Modern software stacks: dependency forests

Upgrading librespot meant compiling it, on my Raspberry Pi. Compiling the 260 targets of librespot and its dependencies took some half an hour, I think. Honestly, I’d prefer if software had less dependencies. Of course, half into the process, I got strange error messages. Upgrading the Rust compiler rustc and restarting the build from scratch helped. Think of XKCD’s “compiling” meme.

Desktop Audio

The gapless playback helped drasticly when playing songs in sequence, but not when starting or stopping the playback (and maybe also not when manually changing songs, I don’t remember).

So, let’s switch audio backends! I thought: Well, maybe this piece of software wasn’t really tested with ALSA, maybe it works best with PulseAudio. Also, PulseAudio is so commonly used, I hoped that they thought about all the edge cases when ramping has to be done to avoid clicks. With these thoughts, I already build librespot with PulseAudio support in the previous step. Setting it up was again easy, thanks to systemd user services.

Just one more thing: Add timeout=10 to PulseAudio’s default.pa in order to keep the device open for some time, but not indefinitely. This is to play really safe and ensure we get a few seconds of silence before the audio output is shut down when playback stops. Also, issue pactl set-sink-volume 0 100% to increase the volume from 80% to 100%.

And indeed, that solved all my click issues when changing tracks. Ha. Thanks, PulseAudio! Let’s listen to music for some more time!

Clicks when changing volume

Ew. When I change the volume, it still clicks?!

OK, librespot is using its own softvol mixer as gain control by default. Using an ALSA is out of the question. PulseAudio’s ALSA frontend used with the ALSA backend in librespot leads to cracks and pops during normal playback and clicks when changing the volume.

Where’s the good news? I finally have an opportunity to write some Rust.

Ramping the mixer gain in Rust

I dived into librespot and hacked in some ramping to make the gain change smooth, at least if you don’t take the second derivative. ;)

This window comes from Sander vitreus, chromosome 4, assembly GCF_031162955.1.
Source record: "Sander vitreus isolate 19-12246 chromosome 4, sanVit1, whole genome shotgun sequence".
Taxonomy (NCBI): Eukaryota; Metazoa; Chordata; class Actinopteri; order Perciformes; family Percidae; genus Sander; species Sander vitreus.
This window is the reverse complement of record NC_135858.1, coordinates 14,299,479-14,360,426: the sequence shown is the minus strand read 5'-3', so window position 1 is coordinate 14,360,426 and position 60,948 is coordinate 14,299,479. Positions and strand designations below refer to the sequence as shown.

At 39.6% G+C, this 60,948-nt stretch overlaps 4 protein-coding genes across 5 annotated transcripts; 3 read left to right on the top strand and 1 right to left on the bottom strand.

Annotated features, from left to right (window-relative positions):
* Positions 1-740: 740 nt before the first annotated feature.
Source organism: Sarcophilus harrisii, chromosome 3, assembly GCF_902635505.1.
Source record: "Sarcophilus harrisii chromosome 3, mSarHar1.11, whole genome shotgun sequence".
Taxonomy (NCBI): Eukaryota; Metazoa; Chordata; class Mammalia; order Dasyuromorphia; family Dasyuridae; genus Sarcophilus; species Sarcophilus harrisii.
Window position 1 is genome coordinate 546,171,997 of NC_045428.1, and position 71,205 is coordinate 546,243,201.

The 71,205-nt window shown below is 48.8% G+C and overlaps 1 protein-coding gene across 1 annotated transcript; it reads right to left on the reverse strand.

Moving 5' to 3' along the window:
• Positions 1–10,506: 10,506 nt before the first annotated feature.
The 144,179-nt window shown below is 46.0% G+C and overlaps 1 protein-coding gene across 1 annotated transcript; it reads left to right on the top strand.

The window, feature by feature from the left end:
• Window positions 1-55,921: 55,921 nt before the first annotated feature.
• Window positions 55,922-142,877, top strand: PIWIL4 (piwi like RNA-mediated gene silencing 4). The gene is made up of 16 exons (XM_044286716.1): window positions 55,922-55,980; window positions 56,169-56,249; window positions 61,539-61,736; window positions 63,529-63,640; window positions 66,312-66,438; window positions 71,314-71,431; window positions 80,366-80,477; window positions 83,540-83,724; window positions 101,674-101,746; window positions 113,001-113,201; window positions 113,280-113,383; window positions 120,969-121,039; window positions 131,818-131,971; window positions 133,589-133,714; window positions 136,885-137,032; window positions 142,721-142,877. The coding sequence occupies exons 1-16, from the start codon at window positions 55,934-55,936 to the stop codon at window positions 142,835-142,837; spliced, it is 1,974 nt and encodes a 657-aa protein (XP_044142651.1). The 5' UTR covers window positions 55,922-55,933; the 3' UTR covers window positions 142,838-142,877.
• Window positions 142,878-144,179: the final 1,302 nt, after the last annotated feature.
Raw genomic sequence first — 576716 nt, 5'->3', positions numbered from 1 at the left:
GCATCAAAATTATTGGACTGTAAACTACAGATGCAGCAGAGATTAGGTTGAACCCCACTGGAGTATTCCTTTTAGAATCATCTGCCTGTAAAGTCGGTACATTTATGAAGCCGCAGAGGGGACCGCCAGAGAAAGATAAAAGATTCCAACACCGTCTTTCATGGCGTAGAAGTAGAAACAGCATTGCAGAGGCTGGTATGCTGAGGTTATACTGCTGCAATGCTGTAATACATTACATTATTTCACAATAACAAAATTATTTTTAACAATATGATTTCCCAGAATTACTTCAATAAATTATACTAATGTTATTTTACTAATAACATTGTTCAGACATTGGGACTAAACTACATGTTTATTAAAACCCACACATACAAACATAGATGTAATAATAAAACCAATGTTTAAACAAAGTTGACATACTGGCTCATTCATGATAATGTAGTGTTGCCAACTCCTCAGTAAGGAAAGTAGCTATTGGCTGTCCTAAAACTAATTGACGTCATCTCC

What they to is to actually apply the gain in integer arithmetic with flooring. I would have rounded the signal, but eh. What’s wiggling on the least significant bit in 16-bit audio? Probably noone will ever hear this. Especially since we’re talking about material that came out of an OggVorbis decoder.

It turns out that to me as a novice, a lot of Rust concepts felt needlessly complicated, yet easy to use. Also, the compiler’s error messages proved very helpful. Really, very helpful. Thanks for that, Rust people! Being able to just hack in some “unsafe” code to mutate otherwise immutable state also made it easy to add the ramping without changing the whole API of how audio effects work in librespot.

Finally, it’s time to listen to some music, isn’t it?

Trying for some more

Well, yes, if librespot would come up every time and woudn’t sometimes quit so often so quickly that systemd would stop respawning it. Turns out that librespot is very unhappy if it is started withot a usable network interface and the WiFi takes some time to come up. I somehow couldn’t easily make librespot wait until WiFi is available. So I just bumped the retry limits. That way, the daemon came up successfully after all.

Finally: Listening to music

An unexpectedly large time later, I’m finally able to listen to music and forget that the music is fetched from some remote site, cached, decoded and sent to my speakers by a computer. The illusing of having Spotify-capable speakers is perfect.

Finally, we’re able to enjoy some music! I’m sure my neighbours also enjoy it. :D

Wrapping it up